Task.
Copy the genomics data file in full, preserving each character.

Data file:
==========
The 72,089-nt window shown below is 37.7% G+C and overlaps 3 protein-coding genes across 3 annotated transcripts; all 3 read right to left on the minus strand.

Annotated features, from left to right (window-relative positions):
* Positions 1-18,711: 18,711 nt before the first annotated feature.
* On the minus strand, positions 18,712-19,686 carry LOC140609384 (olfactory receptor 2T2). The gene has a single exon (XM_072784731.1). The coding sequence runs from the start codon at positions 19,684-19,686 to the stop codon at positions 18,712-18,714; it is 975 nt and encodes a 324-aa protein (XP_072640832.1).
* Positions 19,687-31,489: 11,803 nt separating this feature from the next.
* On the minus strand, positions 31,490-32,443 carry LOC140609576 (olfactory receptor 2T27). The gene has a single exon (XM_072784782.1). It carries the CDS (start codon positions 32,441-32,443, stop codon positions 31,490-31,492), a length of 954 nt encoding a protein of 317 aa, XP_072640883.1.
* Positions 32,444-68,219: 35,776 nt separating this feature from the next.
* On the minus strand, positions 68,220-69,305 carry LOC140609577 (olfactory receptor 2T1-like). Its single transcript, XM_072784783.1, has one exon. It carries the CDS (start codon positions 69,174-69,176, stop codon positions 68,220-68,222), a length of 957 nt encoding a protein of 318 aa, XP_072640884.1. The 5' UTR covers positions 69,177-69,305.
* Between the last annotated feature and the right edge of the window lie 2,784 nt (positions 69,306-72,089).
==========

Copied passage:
The 72,089-nt window shown below is 37.7% G+C and overlaps 3 protein-coding genes across 3 annotated transcripts; all 3 read right to left on the minus strand.

Annotated features, from left to right (window-relative positions):
* Positions 1-18,711: 18,711 nt before the first annotated feature.
* On the minus strand, positions 18,712-19,686 carry LOC140609384 (olfactory receptor 2T2). The gene has a single exon (XM_072784731.1). The coding sequence runs from the start codon at positions 19,684-19,686 to the stop codon at positions 18,712-18,714; it is 975 nt and encodes a 324-aa protein (XP_072640832.1).
* Positions 19,687-31,489: 11,803 nt separating this feature from the next.
* On the minus strand, positions 31,490-32,443 carry LOC140609576 (olfactory receptor 2T27). The gene has a single exon (XM_072784782.1). It carries the CDS (start codon positions 32,441-32,443, stop codon positions 31,490-31,492), a length of 954 nt encoding a protein of 317 aa, XP_072640883.1.
* Positions 32,444-68,219: 35,776 nt separating this feature from the next.
* On the minus strand, positions 68,220-69,305 carry LOC140609577 (olfactory receptor 2T1-like). Its single transcript, XM_072784783.1, has one exon. It carries the CDS (start codon positions 69,174-69,176, stop codon positions 68,220-68,222), a length of 957 nt encoding a protein of 318 aa, XP_072640884.1. The 5' UTR covers positions 69,177-69,305.
* Between the last annotated feature and the right edge of the window lie 2,784 nt (positions 69,306-72,089).